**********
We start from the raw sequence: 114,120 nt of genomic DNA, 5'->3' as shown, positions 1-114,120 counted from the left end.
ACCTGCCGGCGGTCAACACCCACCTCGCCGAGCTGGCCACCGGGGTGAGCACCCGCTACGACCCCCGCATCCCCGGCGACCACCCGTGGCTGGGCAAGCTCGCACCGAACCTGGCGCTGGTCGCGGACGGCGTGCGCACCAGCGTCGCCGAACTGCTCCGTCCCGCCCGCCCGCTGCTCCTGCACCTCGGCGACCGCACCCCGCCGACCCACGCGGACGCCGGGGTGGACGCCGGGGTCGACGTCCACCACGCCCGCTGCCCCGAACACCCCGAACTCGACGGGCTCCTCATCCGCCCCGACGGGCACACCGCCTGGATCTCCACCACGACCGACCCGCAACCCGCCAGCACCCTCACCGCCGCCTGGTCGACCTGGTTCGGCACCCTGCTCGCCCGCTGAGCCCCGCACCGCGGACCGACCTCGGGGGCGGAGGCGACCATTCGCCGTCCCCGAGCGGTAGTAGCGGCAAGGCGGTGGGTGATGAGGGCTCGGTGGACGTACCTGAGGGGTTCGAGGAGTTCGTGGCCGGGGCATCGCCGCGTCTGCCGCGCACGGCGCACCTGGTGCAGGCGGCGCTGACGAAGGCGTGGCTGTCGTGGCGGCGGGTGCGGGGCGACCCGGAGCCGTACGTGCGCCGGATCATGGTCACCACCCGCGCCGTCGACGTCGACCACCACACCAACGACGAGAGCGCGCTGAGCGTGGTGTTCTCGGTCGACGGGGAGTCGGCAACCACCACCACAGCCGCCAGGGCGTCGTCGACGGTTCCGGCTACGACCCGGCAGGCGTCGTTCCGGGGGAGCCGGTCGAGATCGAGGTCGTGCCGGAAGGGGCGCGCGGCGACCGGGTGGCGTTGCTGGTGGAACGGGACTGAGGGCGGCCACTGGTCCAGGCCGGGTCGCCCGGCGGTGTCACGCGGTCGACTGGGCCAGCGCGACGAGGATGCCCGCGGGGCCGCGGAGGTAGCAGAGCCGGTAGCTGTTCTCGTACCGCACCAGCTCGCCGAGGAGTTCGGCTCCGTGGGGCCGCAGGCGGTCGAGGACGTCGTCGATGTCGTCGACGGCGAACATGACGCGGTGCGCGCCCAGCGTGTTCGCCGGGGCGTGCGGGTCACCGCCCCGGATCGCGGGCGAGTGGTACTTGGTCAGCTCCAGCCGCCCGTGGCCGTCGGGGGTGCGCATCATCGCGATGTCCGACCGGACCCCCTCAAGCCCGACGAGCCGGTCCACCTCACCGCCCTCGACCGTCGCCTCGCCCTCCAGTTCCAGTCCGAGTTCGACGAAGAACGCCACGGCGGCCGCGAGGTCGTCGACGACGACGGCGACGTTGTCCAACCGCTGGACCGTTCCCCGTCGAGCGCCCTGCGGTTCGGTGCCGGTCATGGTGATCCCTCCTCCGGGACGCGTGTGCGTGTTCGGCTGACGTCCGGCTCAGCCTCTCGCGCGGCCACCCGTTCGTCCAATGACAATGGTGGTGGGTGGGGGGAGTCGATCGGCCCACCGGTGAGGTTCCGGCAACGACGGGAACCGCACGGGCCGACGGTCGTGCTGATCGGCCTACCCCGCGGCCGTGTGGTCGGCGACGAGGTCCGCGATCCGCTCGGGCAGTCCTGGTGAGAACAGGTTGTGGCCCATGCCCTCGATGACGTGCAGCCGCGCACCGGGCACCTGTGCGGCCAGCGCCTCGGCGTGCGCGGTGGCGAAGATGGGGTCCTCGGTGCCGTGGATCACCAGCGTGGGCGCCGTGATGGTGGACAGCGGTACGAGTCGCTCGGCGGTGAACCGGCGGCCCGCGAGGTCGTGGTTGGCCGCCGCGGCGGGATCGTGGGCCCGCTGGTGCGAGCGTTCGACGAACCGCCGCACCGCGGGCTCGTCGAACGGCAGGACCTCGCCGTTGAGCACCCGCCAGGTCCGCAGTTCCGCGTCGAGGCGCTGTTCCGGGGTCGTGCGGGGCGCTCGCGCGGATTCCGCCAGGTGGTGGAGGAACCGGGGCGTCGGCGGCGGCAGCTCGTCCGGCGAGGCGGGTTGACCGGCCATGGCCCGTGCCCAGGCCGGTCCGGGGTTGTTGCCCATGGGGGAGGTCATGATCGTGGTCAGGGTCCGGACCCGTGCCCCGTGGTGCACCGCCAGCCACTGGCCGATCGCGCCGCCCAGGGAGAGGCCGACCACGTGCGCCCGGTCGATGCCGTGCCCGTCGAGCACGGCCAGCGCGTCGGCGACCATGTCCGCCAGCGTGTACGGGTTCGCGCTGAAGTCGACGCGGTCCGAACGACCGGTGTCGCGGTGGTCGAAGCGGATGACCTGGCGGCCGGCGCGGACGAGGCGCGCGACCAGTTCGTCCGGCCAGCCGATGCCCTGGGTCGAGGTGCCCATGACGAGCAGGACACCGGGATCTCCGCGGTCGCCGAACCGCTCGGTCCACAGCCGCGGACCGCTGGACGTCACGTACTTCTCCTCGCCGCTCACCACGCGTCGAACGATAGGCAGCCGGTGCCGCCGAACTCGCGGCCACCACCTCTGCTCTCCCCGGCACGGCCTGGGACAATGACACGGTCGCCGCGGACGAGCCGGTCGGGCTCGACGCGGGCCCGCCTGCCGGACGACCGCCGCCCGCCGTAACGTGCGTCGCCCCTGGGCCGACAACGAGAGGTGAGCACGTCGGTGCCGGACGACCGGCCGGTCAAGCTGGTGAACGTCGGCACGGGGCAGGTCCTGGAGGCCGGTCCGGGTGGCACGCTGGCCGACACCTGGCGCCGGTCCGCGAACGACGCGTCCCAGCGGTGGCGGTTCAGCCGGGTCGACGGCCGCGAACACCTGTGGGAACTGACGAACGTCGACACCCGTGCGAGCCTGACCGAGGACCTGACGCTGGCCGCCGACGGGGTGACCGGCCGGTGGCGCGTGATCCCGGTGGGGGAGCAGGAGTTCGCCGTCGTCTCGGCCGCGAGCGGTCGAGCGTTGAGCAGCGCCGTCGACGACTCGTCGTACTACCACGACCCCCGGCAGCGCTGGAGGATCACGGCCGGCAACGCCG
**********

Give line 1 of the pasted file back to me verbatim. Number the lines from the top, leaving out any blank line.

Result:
We start from the raw sequence: 114,120 nt of genomic DNA, 5'->3' as shown, positions 1-114,120 counted from the left end.